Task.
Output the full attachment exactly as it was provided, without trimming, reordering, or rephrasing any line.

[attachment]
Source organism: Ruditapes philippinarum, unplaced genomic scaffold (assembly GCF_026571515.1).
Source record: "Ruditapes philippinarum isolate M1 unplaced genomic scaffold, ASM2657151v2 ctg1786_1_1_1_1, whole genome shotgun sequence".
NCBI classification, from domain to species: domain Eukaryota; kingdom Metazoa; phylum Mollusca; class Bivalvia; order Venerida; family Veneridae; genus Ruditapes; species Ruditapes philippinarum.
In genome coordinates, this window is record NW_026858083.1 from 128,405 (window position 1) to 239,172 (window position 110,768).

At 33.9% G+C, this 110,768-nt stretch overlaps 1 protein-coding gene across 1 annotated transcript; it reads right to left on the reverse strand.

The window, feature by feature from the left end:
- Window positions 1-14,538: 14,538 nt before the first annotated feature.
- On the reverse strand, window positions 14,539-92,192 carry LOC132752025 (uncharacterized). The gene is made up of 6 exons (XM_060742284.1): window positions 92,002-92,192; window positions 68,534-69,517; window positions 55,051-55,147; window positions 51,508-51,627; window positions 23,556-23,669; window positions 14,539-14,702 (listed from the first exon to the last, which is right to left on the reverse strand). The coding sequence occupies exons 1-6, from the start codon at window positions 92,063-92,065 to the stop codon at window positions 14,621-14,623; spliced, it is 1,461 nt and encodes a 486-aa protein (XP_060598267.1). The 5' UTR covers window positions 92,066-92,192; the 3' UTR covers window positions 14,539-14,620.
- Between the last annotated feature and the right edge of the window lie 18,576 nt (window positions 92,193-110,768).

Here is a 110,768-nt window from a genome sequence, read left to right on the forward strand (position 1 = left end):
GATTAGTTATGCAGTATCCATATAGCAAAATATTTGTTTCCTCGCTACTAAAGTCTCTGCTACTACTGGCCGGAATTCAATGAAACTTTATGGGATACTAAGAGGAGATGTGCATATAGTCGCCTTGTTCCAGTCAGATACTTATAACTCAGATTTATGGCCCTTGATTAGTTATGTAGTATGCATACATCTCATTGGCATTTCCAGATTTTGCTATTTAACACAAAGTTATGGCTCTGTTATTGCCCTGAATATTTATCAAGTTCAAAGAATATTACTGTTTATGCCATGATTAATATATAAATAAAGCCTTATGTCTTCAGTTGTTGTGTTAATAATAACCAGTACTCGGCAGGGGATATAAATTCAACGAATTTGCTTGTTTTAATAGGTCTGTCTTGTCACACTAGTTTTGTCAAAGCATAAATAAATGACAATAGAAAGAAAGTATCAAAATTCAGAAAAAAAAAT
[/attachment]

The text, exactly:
Source organism: Ruditapes philippinarum, unplaced genomic scaffold (assembly GCF_026571515.1).
Source record: "Ruditapes philippinarum isolate M1 unplaced genomic scaffold, ASM2657151v2 ctg1786_1_1_1_1, whole genome shotgun sequence".
NCBI classification, from domain to species: domain Eukaryota; kingdom Metazoa; phylum Mollusca; class Bivalvia; order Venerida; family Veneridae; genus Ruditapes; species Ruditapes philippinarum.
In genome coordinates, this window is record NW_026858083.1 from 128,405 (window position 1) to 239,172 (window position 110,768).

At 33.9% G+C, this 110,768-nt stretch overlaps 1 protein-coding gene across 1 annotated transcript; it reads right to left on the reverse strand.

The window, feature by feature from the left end:
- Window positions 1-14,538: 14,538 nt before the first annotated feature.
- On the reverse strand, window positions 14,539-92,192 carry LOC132752025 (uncharacterized). The gene is made up of 6 exons (XM_060742284.1): window positions 92,002-92,192; window positions 68,534-69,517; window positions 55,051-55,147; window positions 51,508-51,627; window positions 23,556-23,669; window positions 14,539-14,702 (listed from the first exon to the last, which is right to left on the reverse strand). The coding sequence occupies exons 1-6, from the start codon at window positions 92,063-92,065 to the stop codon at window positions 14,621-14,623; spliced, it is 1,461 nt and encodes a 486-aa protein (XP_060598267.1). The 5' UTR covers window positions 92,066-92,192; the 3' UTR covers window positions 14,539-14,620.
- Between the last annotated feature and the right edge of the window lie 18,576 nt (window positions 92,193-110,768).

Here is a 110,768-nt window from a genome sequence, read left to right on the forward strand (position 1 = left end):
GATTAGTTATGCAGTATCCATATAGCAAAATATTTGTTTCCTCGCTACTAAAGTCTCTGCTACTACTGGCCGGAATTCAATGAAACTTTATGGGATACTAAGAGGAGATGTGCATATAGTCGCCTTGTTCCAGTCAGATACTTATAACTCAGATTTATGGCCCTTGATTAGTTATGTAGTATGCATACATCTCATTGGCATTTCCAGATTTTGCTATTTAACACAAAGTTATGGCTCTGTTATTGCCCTGAATATTTATCAAGTTCAAAGAATATTACTGTTTATGCCATGATTAATATATAAATAAAGCCTTATGTCTTCAGTTGTTGTGTTAATAATAACCAGTACTCGGCAGGGGATATAAATTCAACGAATTTGCTTGTTTTAATAGGTCTGTCTTGTCACACTAGTTTTGTCAAAGCATAAATAAATGACAATAGAAAGAAAGTATCAAAATTCAGAAAAAAAAAT